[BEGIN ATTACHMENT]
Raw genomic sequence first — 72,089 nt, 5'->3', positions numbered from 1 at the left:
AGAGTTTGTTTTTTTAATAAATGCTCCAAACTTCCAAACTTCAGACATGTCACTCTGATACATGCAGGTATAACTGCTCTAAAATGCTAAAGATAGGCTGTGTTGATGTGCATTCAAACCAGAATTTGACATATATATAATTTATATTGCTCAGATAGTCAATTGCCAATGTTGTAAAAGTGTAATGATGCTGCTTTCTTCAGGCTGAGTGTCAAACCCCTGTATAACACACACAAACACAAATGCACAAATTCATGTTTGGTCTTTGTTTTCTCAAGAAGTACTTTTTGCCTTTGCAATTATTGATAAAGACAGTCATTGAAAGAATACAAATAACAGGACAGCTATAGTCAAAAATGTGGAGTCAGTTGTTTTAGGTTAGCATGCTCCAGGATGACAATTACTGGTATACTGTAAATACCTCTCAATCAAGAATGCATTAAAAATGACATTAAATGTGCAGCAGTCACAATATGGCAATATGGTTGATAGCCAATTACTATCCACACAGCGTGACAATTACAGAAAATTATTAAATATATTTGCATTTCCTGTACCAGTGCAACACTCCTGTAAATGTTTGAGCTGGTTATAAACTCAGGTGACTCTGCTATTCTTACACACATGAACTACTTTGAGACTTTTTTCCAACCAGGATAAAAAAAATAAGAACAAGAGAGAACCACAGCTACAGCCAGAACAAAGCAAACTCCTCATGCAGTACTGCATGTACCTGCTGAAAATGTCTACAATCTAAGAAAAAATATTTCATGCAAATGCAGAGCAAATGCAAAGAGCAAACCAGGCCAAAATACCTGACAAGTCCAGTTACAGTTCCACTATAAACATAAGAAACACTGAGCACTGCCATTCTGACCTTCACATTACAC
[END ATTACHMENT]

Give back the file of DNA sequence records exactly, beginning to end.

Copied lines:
Raw genomic sequence first — 72,089 nt, 5'->3', positions numbered from 1 at the left:
AGAGTTTGTTTTTTTAATAAATGCTCCAAACTTCCAAACTTCAGACATGTCACTCTGATACATGCAGGTATAACTGCTCTAAAATGCTAAAGATAGGCTGTGTTGATGTGCATTCAAACCAGAATTTGACATATATATAATTTATATTGCTCAGATAGTCAATTGCCAATGTTGTAAAAGTGTAATGATGCTGCTTTCTTCAGGCTGAGTGTCAAACCCCTGTATAACACACACAAACACAAATGCACAAATTCATGTTTGGTCTTTGTTTTCTCAAGAAGTACTTTTTGCCTTTGCAATTATTGATAAAGACAGTCATTGAAAGAATACAAATAACAGGACAGCTATAGTCAAAAATGTGGAGTCAGTTGTTTTAGGTTAGCATGCTCCAGGATGACAATTACTGGTATACTGTAAATACCTCTCAATCAAGAATGCATTAAAAATGACATTAAATGTGCAGCAGTCACAATATGGCAATATGGTTGATAGCCAATTACTATCCACACAGCGTGACAATTACAGAAAATTATTAAATATATTTGCATTTCCTGTACCAGTGCAACACTCCTGTAAATGTTTGAGCTGGTTATAAACTCAGGTGACTCTGCTATTCTTACACACATGAACTACTTTGAGACTTTTTTCCAACCAGGATAAAAAAAATAAGAACAAGAGAGAACCACAGCTACAGCCAGAACAAAGCAAACTCCTCATGCAGTACTGCATGTACCTGCTGAAAATGTCTACAATCTAAGAAAAAATATTTCATGCAAATGCAGAGCAAATGCAAAGAGCAAACCAGGCCAAAATACCTGACAAGTCCAGTTACAGTTCCACTATAAACATAAGAAACACTGAGCACTGCCATTCTGACCTTCACATTACAC